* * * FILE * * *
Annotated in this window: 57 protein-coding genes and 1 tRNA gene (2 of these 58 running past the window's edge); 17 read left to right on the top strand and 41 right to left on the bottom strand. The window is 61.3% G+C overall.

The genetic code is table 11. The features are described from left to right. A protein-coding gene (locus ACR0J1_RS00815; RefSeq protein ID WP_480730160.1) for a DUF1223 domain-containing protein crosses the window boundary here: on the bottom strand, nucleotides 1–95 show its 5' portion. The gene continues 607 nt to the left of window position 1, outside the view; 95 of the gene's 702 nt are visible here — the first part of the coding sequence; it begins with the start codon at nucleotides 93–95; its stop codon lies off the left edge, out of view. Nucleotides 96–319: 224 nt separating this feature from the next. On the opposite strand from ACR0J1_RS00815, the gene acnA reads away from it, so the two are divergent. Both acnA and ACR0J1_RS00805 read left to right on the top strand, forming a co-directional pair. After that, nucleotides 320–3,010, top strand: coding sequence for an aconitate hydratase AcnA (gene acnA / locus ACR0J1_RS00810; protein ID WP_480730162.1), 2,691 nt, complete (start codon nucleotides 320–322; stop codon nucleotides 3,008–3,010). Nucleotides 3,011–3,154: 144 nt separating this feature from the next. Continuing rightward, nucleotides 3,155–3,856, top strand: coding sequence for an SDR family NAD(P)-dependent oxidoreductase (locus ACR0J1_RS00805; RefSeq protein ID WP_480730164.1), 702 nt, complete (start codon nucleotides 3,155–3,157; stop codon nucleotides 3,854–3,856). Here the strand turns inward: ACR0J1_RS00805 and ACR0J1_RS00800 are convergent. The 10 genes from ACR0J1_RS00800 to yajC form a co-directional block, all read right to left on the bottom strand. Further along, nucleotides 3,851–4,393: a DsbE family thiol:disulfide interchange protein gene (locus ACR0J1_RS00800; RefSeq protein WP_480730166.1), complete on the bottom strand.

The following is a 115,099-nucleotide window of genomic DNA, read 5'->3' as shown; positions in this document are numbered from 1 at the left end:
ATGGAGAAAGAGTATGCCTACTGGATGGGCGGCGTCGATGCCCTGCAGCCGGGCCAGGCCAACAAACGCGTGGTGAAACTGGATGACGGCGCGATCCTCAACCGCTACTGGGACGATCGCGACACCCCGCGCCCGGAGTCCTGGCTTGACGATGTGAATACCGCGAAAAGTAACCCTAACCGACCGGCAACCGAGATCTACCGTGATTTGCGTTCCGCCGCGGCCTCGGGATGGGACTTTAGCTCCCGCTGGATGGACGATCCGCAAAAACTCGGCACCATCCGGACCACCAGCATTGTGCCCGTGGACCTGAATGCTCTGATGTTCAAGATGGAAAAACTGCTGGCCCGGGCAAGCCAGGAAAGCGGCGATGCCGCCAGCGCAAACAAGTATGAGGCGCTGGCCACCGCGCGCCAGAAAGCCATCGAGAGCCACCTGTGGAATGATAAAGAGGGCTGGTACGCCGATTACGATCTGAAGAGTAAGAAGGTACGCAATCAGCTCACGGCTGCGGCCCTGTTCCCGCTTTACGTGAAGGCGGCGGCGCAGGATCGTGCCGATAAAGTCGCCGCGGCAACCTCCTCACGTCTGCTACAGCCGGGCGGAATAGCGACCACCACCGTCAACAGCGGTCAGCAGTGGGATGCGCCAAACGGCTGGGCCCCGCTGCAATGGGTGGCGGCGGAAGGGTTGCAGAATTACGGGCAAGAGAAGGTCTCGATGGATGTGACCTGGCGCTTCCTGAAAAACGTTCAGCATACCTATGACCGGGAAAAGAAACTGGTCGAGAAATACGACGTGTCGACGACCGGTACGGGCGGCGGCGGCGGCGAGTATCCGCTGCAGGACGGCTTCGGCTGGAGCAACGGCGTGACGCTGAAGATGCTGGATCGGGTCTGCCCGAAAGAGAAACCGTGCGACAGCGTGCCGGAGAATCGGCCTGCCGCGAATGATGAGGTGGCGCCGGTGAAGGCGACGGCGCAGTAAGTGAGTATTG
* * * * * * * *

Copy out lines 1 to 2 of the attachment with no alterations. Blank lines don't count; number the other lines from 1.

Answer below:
Annotated in this window: 57 protein-coding genes and 1 tRNA gene (2 of these 58 running past the window's edge); 17 read left to right on the top strand and 41 right to left on the bottom strand. The window is 61.3% G+C overall.

The genetic code is table 11. The features are described from left to right. A protein-coding gene (locus ACR0J1_RS00815; RefSeq protein ID WP_480730160.1) for a DUF1223 domain-containing protein crosses the window boundary here: on the bottom strand, nucleotides 1–95 show its 5' portion. The gene continues 607 nt to the left of window position 1, outside the view; 95 of the gene's 702 nt are visible here — the first part of the coding sequence; it begins with the start codon at nucleotides 93–95; its stop codon lies off the left edge, out of view. Nucleotides 96–319: 224 nt separating this feature from the next. On the opposite strand from ACR0J1_RS00815, the gene acnA reads away from it, so the two are divergent. Both acnA and ACR0J1_RS00805 read left to right on the top strand, forming a co-directional pair. After that, nucleotides 320–3,010, top strand: coding sequence for an aconitate hydratase AcnA (gene acnA / locus ACR0J1_RS00810; protein ID WP_480730162.1), 2,691 nt, complete (start codon nucleotides 320–322; stop codon nucleotides 3,008–3,010). Nucleotides 3,011–3,154: 144 nt separating this feature from the next. Continuing rightward, nucleotides 3,155–3,856, top strand: coding sequence for an SDR family NAD(P)-dependent oxidoreductase (locus ACR0J1_RS00805; RefSeq protein ID WP_480730164.1), 702 nt, complete (start codon nucleotides 3,155–3,157; stop codon nucleotides 3,854–3,856). Here the strand turns inward: ACR0J1_RS00805 and ACR0J1_RS00800 are convergent. The 10 genes from ACR0J1_RS00800 to yajC form a co-directional block, all read right to left on the bottom strand. Further along, nucleotides 3,851–4,393: a DsbE family thiol:disulfide interchange protein gene (locus ACR0J1_RS00800; RefSeq protein WP_480730166.1), complete on the bottom strand.